It can be challenging for youth workers to determine what is “best” for a young person. Youth workers do not design concepts or plans overnight. In many cases, it is a series of trial and error. In order to promote welfare and safety, youth workers must create goals and present opportunities to youth they are working with.
    Youth work works with young people ‘holistically’:
                It is extremely important to shape youth for the ‘better’. We want to provide the support and care youth needs and be the positive role models they need in their lives. Young people are able to change their lives around with support. It is not ethical to push young into dangerous or potentially negative situations. Youth workers must act as a youth crutch and be with them every step of their journey.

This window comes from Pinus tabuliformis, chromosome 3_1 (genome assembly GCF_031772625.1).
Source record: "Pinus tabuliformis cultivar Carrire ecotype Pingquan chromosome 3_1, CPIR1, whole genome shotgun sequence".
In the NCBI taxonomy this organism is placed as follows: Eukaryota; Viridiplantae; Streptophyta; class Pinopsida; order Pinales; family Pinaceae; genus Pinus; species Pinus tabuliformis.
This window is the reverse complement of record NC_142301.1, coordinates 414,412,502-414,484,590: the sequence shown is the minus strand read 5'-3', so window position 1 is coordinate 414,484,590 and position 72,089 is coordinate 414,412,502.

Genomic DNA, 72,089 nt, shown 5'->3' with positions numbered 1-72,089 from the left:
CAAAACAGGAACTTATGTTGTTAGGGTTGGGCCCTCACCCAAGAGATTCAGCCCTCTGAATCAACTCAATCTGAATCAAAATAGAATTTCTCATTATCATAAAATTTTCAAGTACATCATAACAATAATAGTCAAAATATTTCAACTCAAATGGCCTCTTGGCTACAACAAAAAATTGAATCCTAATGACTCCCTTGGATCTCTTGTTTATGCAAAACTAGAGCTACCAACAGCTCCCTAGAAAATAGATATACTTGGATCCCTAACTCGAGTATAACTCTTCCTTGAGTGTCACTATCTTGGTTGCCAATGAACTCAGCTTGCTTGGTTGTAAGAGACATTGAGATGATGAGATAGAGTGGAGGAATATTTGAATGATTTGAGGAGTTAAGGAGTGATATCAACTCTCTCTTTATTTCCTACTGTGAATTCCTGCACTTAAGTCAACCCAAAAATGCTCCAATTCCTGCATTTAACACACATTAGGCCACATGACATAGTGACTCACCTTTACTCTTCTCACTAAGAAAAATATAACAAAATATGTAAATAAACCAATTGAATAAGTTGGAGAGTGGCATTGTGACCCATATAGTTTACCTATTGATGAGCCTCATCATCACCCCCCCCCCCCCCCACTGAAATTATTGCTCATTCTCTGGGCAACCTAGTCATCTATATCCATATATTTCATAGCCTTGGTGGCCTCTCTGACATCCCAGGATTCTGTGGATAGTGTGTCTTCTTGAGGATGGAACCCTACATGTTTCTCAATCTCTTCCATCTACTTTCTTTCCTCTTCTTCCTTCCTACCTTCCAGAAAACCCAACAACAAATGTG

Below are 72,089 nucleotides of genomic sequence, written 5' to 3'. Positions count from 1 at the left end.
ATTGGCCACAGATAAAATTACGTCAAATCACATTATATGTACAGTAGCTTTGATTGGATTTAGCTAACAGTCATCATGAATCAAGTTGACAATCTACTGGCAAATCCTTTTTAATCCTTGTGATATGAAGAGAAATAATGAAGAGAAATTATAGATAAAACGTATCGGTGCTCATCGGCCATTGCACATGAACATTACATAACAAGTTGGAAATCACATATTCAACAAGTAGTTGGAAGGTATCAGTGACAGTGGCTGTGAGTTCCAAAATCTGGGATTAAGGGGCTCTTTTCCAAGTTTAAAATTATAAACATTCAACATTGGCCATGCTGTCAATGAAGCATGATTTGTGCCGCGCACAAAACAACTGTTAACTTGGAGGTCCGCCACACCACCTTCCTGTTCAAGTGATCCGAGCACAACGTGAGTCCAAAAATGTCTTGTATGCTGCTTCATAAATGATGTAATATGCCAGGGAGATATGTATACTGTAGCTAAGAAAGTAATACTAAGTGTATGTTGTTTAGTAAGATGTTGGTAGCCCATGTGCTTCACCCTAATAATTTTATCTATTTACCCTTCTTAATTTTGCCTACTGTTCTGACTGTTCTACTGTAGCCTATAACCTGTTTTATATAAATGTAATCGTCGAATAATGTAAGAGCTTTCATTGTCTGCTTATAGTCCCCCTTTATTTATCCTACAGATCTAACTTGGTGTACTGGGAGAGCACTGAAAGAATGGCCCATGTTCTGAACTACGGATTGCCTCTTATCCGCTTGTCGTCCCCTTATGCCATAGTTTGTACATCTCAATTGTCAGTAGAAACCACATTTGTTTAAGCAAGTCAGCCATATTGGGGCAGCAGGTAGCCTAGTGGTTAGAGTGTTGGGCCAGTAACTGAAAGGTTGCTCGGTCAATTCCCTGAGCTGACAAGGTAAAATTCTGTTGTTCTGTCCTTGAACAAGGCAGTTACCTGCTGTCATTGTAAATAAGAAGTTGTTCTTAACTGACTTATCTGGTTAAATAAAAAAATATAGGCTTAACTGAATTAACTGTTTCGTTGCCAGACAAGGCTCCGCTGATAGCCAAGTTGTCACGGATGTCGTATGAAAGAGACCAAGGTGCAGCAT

Who Am I?

    Lauren Stahowiak

    I love the beach and being outdoors               

    My family mean the world to me.

    My best friend/ support system.
    My sisters are my best friends.